All you ever wanted to know and more
The diameters are as follows: old front = 22 mm, M-tech = 26 mm
The rear: old = 15
mm, M-tech = 17 mm
The pure theoretical increase in stiffness is by the ratio of the new/old diameters to the 4th power. The actual increase may be less since not the entire bar gets deflected in torsion & the sides act as cantilevers plus there are losses due to the shape of the bars & support locations and compression of the rubber bushings, but the net effect is a night & day difference, you won't be disappointed. It will no longer corner like your Mom's Buick & will be very flat thru the turns with negligible sacrifice in ride quality, in fact I didn't notice any increase in harshness in ride when I put mine on.
A friend just ordered factory BMW M-Tech sways from www.irontoad.com & prices look very reasonable:
Front stabilizer $
Front bushings 7.28 ea
Rear stabilizer $
Rear bushings 5.04 ea
I paid $270 for
both sways from my local dealer with the 10% BMW CCA discount.
Besides the sways & the larger bushings, no additional
hardware is required to install them if the car is already
equipped with factory sways.
Here are the BMW
factory part numbers:
Front sway bar: 31
35 2 226 376
" " larger bushing: 31 35 2 226 365 (2 required, $9.10 ea at the dealer)
Rear sway bar: 33
55 2 226 377
" " larger bushing: 33 55 2 226 315 (2 required $6.30 ea at the dealer)
If you do end up buying them thru a BMW dealer, discuss shipping with the guys at the parts counter. Since they have to be shipped from Germany, there is a way for them to list it as a back-ordered item on their routine air-freight orders for their own in-house parts orders and you'll have them in a few days and they won't charge you shipping. Otherwise, they'll get put the special order list and will come by boat and you'll pay shipping and will have to wait 4 to 6 weeks for them to come over.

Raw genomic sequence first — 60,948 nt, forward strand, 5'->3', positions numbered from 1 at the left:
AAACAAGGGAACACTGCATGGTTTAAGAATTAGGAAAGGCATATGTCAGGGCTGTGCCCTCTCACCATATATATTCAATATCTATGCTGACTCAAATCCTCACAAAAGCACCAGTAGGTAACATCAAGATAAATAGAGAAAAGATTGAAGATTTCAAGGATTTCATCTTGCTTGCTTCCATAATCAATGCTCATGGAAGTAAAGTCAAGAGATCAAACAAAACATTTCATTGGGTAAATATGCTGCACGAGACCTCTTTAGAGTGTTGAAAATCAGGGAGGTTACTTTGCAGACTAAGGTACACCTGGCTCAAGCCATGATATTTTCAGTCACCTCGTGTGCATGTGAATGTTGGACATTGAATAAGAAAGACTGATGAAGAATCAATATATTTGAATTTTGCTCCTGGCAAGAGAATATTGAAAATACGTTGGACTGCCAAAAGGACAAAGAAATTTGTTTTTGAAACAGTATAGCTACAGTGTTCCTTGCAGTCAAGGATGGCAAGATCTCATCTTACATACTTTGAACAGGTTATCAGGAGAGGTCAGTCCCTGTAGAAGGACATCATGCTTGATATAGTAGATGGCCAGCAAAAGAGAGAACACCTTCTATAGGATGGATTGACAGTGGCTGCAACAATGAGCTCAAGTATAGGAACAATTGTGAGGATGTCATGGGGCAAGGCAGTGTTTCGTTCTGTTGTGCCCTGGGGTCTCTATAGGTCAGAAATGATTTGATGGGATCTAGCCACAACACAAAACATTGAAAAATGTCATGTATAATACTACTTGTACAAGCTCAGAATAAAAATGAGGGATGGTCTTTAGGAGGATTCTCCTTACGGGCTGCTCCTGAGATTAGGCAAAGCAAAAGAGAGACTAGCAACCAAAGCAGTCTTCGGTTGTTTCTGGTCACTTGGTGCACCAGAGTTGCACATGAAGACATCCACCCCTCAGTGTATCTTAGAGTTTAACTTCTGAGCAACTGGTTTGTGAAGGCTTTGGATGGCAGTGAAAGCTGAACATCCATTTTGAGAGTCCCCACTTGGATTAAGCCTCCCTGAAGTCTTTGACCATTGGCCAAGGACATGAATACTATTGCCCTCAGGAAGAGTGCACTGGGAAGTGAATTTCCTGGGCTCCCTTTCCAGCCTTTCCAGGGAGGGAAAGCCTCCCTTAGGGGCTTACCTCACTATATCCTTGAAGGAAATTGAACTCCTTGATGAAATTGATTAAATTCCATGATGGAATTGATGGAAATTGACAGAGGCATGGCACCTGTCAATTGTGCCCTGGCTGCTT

Installation is intuitive once you put the car up on jackstands & crawl under it. The front has just 2 bolts each on the bushing brackets, and one stud on each end of the bar at the end of the swaybar link rod. I wire-wheeled the crud out of the metal brackets after taking the old rubber bushings out & used a little liquid dishsoap to get the new one to mash into position. For the link rods on the ends, the back side of the stud has a flat on it for a thin crescent wrench to keep it from spinning. I re-used the "non-re-usable" lock nuts & put a little Loctite on them.
For the rear, I think I removed the left wheel & had to loosen & lower the exhaust to snake the bars out & in. The ends of the rear bar have a dogbone-like link rod which twists off. I put a little liquid dishsoap to twist it onto the new sway bar.
gale, 92 735i
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